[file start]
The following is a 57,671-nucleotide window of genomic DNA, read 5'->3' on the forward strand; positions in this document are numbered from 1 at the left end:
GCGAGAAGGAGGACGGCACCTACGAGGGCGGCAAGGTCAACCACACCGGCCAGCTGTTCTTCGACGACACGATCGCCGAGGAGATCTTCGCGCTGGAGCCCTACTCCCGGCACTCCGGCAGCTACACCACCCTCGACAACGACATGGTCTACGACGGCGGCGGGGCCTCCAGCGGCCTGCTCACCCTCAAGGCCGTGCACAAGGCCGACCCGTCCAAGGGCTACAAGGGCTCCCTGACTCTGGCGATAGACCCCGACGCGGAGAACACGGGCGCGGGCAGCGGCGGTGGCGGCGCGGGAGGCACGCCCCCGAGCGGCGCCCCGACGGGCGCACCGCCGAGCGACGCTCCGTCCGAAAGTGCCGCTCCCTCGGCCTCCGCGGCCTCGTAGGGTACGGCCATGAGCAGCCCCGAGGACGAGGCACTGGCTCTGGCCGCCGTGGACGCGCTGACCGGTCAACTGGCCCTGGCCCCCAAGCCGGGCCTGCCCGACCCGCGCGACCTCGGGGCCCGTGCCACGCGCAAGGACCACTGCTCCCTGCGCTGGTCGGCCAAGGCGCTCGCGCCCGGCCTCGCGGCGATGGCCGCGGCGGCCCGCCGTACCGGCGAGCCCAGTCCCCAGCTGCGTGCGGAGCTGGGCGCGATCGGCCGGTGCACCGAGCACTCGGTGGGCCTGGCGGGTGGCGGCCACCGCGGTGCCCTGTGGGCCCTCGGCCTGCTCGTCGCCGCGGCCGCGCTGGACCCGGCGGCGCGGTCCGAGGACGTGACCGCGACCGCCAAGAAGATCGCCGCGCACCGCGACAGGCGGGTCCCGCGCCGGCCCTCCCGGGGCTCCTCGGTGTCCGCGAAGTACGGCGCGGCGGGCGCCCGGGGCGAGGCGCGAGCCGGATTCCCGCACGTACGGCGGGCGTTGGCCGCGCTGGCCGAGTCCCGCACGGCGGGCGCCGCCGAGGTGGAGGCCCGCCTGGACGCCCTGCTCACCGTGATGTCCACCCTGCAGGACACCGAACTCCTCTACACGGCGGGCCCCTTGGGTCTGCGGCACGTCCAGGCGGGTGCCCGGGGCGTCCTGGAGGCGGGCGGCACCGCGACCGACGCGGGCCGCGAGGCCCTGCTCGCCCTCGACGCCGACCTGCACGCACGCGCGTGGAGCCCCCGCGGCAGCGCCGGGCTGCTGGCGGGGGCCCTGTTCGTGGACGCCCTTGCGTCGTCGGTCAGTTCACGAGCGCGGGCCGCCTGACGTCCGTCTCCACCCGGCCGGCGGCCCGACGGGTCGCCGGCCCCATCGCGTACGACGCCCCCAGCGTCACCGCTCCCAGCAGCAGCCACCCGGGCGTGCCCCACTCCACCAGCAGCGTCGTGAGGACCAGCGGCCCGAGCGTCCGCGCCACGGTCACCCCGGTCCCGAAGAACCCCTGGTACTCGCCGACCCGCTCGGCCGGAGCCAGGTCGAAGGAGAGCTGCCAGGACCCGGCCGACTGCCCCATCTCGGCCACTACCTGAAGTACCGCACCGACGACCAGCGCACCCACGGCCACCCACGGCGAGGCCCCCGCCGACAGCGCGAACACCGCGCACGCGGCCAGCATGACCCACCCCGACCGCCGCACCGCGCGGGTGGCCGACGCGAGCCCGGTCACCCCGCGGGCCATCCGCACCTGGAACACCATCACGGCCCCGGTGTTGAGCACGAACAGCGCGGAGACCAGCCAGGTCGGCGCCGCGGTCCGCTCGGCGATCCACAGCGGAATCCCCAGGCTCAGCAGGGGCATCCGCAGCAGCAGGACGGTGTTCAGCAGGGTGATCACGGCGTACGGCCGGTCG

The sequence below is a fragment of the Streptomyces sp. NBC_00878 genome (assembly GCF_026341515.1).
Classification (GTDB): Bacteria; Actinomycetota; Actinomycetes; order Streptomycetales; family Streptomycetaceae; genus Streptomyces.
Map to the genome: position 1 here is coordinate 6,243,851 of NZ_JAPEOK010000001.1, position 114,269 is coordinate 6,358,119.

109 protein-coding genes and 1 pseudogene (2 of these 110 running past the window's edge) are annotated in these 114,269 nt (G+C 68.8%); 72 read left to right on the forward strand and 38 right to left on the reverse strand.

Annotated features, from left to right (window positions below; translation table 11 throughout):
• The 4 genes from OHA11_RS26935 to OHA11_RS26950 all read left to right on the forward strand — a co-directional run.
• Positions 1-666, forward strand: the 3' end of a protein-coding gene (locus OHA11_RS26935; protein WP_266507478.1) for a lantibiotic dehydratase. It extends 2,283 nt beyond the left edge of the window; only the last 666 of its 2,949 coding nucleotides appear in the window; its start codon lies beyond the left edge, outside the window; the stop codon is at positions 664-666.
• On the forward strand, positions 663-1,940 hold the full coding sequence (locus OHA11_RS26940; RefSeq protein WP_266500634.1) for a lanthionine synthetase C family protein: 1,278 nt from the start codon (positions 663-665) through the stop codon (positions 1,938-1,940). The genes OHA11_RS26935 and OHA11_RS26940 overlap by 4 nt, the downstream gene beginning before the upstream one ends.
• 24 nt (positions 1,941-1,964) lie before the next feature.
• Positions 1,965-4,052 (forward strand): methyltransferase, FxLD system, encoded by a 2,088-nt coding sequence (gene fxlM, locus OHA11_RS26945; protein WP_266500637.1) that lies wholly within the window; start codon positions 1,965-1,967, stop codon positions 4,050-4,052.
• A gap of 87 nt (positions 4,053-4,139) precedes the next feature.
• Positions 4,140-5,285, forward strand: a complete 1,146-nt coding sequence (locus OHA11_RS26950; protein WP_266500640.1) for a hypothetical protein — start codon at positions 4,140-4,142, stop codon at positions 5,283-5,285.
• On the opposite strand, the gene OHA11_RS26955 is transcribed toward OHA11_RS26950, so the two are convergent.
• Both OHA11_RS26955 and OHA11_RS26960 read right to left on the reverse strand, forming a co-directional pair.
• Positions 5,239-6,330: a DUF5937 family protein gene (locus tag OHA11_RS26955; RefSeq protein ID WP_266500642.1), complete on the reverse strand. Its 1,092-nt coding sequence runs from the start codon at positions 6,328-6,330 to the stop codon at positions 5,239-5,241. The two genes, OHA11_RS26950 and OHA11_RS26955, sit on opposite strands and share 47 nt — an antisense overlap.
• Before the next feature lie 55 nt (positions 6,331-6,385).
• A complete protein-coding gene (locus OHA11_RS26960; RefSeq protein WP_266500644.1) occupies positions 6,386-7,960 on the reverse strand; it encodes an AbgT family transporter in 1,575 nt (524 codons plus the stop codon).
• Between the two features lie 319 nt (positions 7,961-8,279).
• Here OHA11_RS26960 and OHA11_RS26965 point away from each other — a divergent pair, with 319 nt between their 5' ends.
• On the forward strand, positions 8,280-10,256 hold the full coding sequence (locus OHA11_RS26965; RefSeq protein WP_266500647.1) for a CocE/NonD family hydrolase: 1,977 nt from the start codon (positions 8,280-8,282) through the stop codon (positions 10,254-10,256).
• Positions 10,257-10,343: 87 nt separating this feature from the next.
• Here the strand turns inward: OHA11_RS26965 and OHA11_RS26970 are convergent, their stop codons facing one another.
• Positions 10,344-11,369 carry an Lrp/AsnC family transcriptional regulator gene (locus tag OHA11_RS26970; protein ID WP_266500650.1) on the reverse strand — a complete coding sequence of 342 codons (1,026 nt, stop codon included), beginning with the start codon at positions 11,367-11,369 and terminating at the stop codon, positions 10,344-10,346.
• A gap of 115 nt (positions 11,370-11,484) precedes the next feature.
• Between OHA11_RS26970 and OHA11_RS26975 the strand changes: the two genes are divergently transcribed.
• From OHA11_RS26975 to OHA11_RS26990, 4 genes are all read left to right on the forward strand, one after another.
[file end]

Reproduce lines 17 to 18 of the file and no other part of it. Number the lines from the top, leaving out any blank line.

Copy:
• Positions 5,239-6,330: a DUF5937 family protein gene (locus tag OHA11_RS26955; RefSeq protein ID WP_266500642.1), complete on the reverse strand. Its 1,092-nt coding sequence runs from the start codon at positions 6,328-6,330 to the stop codon at positions 5,239-5,241. The two genes, OHA11_RS26950 and OHA11_RS26955, sit on opposite strands and share 47 nt — an antisense overlap.
• Before the next feature lie 55 nt (positions 6,331-6,385).